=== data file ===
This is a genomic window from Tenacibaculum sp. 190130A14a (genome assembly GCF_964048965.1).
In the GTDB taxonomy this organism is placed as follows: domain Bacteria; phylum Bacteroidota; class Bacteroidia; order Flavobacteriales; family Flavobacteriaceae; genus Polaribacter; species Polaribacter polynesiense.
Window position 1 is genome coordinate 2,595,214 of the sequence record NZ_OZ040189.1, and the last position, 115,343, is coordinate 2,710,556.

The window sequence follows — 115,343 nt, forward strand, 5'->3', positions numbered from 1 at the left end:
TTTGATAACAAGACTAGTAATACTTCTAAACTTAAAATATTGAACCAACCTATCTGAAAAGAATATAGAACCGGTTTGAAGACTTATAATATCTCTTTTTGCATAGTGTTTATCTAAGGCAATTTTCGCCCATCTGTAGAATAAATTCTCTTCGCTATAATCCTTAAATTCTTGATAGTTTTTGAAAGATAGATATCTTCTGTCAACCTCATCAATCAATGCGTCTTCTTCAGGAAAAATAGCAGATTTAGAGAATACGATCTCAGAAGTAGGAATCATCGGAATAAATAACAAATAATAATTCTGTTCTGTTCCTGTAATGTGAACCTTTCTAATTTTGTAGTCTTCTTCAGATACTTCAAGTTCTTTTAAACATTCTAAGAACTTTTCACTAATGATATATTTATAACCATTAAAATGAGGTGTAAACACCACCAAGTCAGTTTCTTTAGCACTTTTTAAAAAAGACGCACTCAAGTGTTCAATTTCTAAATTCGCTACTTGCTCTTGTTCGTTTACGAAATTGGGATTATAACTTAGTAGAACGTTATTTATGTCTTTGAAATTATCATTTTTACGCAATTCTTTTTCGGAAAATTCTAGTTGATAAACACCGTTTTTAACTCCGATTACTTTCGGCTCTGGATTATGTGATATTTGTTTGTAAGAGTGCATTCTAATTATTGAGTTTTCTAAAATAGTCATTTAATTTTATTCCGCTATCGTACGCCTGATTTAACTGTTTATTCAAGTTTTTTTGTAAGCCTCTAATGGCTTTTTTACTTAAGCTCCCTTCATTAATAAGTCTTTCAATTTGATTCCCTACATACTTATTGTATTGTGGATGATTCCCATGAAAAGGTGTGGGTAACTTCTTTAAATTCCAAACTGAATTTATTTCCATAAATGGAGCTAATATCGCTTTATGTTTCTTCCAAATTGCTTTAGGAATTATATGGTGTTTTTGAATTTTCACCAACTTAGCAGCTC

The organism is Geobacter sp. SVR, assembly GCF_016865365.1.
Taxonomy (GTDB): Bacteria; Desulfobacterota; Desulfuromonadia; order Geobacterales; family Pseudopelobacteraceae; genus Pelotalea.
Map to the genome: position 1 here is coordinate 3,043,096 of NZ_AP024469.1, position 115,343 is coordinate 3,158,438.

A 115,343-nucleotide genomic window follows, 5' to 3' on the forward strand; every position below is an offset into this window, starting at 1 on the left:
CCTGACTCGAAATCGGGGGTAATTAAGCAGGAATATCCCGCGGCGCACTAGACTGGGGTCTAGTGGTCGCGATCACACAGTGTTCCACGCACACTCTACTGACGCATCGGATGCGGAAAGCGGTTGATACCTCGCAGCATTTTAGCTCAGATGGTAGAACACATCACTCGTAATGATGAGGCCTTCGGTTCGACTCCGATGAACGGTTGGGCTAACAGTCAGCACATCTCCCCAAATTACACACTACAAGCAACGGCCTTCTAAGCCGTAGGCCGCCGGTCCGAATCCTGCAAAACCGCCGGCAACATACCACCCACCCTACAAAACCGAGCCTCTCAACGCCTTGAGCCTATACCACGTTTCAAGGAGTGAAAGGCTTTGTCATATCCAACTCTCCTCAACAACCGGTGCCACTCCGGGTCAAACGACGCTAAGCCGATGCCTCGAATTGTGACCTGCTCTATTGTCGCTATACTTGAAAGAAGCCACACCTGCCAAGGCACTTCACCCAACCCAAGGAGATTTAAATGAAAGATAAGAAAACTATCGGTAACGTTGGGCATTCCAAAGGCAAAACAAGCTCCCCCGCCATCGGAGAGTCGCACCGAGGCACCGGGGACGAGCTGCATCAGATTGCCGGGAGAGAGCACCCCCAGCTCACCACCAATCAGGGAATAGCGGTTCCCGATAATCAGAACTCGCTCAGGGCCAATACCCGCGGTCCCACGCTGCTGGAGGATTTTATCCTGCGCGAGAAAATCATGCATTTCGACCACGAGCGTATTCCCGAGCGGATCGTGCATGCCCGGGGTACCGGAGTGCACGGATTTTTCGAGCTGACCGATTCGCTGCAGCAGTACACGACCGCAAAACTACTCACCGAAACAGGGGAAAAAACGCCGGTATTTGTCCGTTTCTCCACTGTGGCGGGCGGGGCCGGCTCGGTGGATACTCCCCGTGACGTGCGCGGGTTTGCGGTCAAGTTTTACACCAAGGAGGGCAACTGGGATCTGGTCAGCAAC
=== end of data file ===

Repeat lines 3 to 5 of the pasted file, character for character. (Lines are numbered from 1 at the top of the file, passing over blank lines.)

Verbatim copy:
Window position 1 is genome coordinate 2,595,214 of the sequence record NZ_OZ040189.1, and the last position, 115,343, is coordinate 2,710,556.

The window sequence follows — 115,343 nt, forward strand, 5'->3', positions numbered from 1 at the left end:
TTTGATAACAAGACTAGTAATACTTCTAAACTTAAAATATTGAACCAACCTATCTGAAAAGAATATAGAACCGGTTTGAAGACTTATAATATCTCTTTTTGCATAGTGTTTATCTAAGGCAATTTTCGCCCATCTGTAGAATAAATTCTCTTCGCTATAATCCTTAAATTCTTGATAGTTTTTGAAAGATAGATATCTTCTGTCAACCTCATCAATCAATGCGTCTTCTTCAGGAAAAATAGCAGATTTAGAGAATACGATCTCAGAAGTAGGAATCATCGGAATAAATAACAAATAATAATTCTGTTCTGTTCCTGTAATGTGAACCTTTCTAATTTTGTAGTCTTCTTCAGATACTTCAAGTTCTTTTAAACATTCTAAGAACTTTTCACTAATGATATATTTATAACCATTAAAATGAGGTGTAAACACCACCAAGTCAGTTTCTTTAGCACTTTTTAAAAAAGACGCACTCAAGTGTTCAATTTCTAAATTCGCTACTTGCTCTTGTTCGTTTACGAAATTGGGATTATAACTTAGTAGAACGTTATTTATGTCTTTGAAATTATCATTTTTACGCAATTCTTTTTCGGAAAATTCTAGTTGATAAACACCGTTTTTAACTCCGATTACTTTCGGCTCTGGATTATGTGATATTTGTTTGTAAGAGTGCATTCTAATTATTGAGTTTTCTAAAATAGTCATTTAATTTTATTCCGCTATCGTACGCCTGATTTAACTGTTTATTCAAGTTTTTTTGTAAGCCTCTAATGGCTTTTTTACTTAAGCTCCCTTCATTAATAAGTCTTTCAATTTGATTCCCTACATACTTATTGTATTGTGGATGATTCCCATGAAAAGGTGTGGGTAACTTCTTTAAATTCCAAACTGAATTTATTTCCATAAATGGAGCTAATATCGCTTTATGTTTCTTCCAAATTGCTTTAGGAATTATATGGTGTTTTTGAATTTTCACCAACTTAGCAGCTC